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Andrew Pontzen1,* and Hiranya V. Peiris1,2,†
1Institute of Astronomy and Kavli Institute for Cosmology, University of Cambridge, Cambridge CB3 0HA, United Kingdom
2Department of Physics and Astronomy, University College London, London WC1E 6BT, United Kingdom

Received 19 April 2010; published 26 May 2010

The observed angular correlation function of the cosmic microwave background has previously been reported to be anomalous, particularly when measured in regions of the sky uncontaminated by Galactic emission. Recent work by Efstathiou et al. presents a Bayesian comparison of isotropic theories, casting doubt on the significance of the purported anomaly. We extend this analysis to all anisotropic Gaussian theories with vanishing mean (??T?=0), using the much wider class of models to confirm that the anomaly is not likely to point to new physics. On the other hand if there is any new physics to be gleaned, it results from low-? alignments which will be better quantified by a full-sky statistic. We also consider quadratic maximum likelihood power spectrum estimators that are constructed assuming isotropy. The underlying assumptions are therefore false if the ensemble is anisotropic. Nonetheless we demonstrate that, for theories compatible with the observed sky, these estimators (while no longer optimal) remain statistically superior to pseudo-C? power spectrum estimators.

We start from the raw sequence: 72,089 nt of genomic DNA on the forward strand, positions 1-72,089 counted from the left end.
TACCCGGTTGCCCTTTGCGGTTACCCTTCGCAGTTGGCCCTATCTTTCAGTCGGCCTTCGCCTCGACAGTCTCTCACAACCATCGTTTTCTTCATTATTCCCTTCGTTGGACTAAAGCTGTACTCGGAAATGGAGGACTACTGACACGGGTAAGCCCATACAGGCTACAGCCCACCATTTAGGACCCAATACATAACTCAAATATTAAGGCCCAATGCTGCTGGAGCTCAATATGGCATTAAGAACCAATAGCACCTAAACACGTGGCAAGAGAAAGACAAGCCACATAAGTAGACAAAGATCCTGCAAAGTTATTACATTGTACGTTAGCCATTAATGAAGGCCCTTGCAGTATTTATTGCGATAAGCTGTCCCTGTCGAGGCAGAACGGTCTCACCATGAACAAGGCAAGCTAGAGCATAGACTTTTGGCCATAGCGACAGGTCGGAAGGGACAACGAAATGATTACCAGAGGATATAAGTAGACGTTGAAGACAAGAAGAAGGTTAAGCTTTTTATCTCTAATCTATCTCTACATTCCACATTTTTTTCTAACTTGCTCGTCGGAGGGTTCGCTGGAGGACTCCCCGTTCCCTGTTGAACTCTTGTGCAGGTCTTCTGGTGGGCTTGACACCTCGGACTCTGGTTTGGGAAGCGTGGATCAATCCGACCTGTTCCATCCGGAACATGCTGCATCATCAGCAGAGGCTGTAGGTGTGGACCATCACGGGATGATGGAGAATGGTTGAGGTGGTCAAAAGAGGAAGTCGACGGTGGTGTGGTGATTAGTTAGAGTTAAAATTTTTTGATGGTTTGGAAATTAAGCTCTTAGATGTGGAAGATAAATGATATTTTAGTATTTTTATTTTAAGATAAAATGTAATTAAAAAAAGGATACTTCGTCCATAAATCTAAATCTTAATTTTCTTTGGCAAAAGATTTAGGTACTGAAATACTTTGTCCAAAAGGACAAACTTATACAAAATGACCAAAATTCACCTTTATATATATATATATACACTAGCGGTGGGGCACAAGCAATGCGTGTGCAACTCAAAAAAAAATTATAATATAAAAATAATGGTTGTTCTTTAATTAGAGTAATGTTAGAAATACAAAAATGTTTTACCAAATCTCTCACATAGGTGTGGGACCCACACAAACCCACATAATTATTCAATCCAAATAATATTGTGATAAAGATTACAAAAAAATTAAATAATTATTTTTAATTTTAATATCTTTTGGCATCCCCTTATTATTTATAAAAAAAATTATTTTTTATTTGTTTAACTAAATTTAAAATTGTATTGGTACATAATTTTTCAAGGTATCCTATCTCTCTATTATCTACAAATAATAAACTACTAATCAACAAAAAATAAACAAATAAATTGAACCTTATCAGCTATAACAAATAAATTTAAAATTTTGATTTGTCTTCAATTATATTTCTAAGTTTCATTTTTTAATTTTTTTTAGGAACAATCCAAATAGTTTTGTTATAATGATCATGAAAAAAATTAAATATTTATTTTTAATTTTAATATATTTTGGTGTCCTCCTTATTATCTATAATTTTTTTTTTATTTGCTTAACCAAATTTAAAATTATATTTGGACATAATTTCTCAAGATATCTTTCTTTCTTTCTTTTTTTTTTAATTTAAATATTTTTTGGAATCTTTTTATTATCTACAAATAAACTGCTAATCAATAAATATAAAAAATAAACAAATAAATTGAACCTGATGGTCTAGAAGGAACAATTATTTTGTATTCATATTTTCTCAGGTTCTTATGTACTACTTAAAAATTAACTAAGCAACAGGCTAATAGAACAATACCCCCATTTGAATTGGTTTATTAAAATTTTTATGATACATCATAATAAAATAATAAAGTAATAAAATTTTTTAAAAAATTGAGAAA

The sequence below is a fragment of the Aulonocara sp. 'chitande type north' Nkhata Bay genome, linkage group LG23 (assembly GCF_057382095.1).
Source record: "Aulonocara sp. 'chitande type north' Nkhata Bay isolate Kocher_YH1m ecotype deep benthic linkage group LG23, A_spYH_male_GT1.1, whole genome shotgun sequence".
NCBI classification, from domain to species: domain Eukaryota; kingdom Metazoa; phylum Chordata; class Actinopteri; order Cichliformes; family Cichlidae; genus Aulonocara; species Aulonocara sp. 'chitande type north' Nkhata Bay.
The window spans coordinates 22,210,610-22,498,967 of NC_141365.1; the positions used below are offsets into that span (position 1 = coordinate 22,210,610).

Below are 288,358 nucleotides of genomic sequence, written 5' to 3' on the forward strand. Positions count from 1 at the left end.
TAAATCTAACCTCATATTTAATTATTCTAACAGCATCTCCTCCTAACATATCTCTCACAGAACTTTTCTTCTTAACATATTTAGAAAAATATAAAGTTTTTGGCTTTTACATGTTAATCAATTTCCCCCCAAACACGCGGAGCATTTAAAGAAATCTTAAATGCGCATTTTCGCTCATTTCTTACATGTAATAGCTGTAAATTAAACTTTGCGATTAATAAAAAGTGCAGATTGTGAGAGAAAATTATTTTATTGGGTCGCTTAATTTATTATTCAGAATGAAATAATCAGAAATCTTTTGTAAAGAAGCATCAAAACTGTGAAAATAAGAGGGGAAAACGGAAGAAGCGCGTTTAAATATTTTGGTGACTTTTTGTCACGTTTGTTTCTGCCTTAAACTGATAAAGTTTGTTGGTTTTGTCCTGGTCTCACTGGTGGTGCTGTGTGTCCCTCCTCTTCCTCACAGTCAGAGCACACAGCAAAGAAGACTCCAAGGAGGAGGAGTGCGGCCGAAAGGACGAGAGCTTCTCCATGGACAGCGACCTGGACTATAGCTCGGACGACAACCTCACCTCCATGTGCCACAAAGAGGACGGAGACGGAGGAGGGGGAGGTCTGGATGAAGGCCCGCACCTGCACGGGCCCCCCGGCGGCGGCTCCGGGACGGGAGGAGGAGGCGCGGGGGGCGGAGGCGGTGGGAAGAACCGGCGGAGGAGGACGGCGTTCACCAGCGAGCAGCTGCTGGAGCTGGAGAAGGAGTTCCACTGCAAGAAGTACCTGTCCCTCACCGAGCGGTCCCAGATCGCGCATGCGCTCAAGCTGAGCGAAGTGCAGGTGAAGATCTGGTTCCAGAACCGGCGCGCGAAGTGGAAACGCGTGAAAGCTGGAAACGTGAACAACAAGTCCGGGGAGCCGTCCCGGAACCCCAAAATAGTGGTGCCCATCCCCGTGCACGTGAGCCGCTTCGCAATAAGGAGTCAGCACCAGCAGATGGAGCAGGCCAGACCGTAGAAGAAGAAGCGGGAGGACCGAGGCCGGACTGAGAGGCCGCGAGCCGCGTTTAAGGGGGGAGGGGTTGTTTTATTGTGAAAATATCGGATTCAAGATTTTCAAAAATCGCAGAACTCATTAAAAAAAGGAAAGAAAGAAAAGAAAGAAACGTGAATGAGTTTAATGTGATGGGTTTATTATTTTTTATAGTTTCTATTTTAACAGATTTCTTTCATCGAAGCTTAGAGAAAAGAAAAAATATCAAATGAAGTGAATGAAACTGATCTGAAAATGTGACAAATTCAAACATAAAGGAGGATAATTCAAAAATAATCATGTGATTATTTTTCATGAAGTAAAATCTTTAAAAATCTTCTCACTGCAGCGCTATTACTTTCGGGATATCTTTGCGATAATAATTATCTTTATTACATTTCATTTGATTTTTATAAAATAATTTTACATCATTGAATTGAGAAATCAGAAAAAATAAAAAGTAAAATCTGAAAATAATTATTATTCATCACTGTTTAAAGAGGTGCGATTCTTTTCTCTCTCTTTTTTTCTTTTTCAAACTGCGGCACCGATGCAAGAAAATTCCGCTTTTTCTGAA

Phys. Rev D 15, May, 2010

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